When the white gold thaws

Just weeks ago as holiday makers were getting ready to slap on their skis and traverse white winter wonderlands in the Alps, many were met with either closed resorts or narrow artificial runs. The culprit? Unseasonably warm winter weather, including New Year’s Day temperatures in Switzerland of up to 20 degrees Celsius – the highest temperature ever recorded north of the Alps in January.

Source: https://www.les2alpes.com/hiver/live/webcams/

Where do we go without snow?

Experts have long warned that mountain tourism is at risk of getting upended by climate change. A 2007 OECD report projected that 9 out of 10 ski areas in lower-lying parts of Germany and Austria would no longer be natural snow-reliable areas in a 2 degree warming scenario. Yet the pace of change has been startling – the ski season in the Alps used to run until April, but snow depth and coverage has been decreasing steadily in recent decades, especially in the spring.

Source: Rutgers University Global Snowlab

Ecosystems naturally adapt to climate change – but how about the people who rely on them? Mountain regions are home to around 10% of the global population and 12% in the EU. Their unique topography and climactic conditions are a double-edged sword. It both attracts tourist and makes infrastructure and service provision challenging.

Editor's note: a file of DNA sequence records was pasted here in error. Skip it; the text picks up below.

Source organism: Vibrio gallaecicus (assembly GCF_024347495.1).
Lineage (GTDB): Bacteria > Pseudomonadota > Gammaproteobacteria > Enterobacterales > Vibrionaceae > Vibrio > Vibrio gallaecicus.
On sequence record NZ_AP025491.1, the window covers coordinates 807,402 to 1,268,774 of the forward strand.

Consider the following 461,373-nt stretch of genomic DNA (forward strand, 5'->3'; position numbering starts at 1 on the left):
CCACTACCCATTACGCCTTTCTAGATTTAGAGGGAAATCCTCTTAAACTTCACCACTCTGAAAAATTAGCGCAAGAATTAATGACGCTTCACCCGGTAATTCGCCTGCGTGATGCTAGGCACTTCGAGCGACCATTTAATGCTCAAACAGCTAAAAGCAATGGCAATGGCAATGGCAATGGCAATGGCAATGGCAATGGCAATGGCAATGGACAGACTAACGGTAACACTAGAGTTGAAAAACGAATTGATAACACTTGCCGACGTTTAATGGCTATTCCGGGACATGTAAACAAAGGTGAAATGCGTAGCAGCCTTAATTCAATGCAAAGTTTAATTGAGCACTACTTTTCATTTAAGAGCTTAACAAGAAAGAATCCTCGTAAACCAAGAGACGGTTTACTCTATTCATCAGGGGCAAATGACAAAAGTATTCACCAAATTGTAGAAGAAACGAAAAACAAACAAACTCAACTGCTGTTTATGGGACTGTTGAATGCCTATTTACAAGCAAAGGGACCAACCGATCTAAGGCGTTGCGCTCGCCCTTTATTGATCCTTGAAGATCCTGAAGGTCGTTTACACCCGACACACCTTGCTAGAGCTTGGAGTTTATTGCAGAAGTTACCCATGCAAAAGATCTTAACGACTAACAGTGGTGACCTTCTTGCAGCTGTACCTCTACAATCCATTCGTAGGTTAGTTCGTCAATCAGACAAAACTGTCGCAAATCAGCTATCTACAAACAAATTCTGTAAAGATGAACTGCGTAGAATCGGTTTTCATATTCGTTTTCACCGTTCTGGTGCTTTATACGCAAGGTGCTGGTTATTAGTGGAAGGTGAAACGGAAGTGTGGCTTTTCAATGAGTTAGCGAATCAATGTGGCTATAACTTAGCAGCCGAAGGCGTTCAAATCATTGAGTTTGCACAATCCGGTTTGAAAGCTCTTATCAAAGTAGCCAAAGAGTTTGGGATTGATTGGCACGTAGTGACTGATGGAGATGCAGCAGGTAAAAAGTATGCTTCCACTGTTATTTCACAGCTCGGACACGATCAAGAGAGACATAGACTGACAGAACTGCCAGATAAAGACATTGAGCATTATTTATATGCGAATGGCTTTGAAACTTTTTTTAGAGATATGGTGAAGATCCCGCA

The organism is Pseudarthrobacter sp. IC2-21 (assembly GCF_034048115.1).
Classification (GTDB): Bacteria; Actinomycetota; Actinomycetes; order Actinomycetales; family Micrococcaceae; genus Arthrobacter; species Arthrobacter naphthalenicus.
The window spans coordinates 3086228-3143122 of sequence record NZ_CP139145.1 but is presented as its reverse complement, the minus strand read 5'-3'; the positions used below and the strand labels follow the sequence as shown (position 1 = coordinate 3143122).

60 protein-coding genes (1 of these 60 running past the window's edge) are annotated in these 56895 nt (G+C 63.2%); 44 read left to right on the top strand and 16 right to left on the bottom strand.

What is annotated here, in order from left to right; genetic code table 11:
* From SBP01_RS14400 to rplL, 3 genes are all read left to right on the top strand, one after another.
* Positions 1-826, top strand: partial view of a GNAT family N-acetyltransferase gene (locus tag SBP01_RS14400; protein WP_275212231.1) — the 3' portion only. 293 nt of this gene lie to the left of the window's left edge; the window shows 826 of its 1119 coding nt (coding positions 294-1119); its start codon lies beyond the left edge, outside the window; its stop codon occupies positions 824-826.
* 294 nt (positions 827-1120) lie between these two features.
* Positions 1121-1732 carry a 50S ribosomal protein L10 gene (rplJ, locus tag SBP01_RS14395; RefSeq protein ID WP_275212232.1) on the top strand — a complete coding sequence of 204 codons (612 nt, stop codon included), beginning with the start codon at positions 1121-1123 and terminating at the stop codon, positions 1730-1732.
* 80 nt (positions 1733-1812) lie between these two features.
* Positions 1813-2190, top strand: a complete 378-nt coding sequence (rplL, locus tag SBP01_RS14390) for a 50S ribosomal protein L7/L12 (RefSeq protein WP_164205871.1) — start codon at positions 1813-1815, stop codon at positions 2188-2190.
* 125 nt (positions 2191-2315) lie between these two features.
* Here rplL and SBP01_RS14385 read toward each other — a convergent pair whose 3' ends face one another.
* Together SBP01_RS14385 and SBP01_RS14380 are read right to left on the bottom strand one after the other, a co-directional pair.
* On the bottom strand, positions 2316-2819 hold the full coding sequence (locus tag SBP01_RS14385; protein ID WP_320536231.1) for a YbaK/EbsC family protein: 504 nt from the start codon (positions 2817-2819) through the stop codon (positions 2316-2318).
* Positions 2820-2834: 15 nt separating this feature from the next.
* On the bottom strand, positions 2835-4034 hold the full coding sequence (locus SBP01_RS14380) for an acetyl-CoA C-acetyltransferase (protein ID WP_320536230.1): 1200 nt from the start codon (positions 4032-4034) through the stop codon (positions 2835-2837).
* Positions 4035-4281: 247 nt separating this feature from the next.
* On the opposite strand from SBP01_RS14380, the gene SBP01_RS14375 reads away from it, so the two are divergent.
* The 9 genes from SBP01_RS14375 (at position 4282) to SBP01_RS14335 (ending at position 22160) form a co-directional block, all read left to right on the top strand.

The economic consequences of a future without “white gold” could be serious. In France, the ski industry accounts for 200,000 jobs. Its crown jewel, Savoie Mont Blanc, is France’s second-most visited tourist destination after Paris and receives 60% of its visitors in winter. There, downhill skiers spend EUR 5.8 billion or 19% of the area’s GDP, while cross-country skiers spend a further EUR 3.5 billion.

A slippery slope?

As the reliability of natural snow decreases, artificial snow has become the weapon of choice for most ski resorts. However, this could be short-sighted substitute for long-term climate adaptation. A study of Spanish ski resorts found limited benefits to artificial snowmaking because the longer season was offset by the investment, operational and maintenance costs of artificial snow.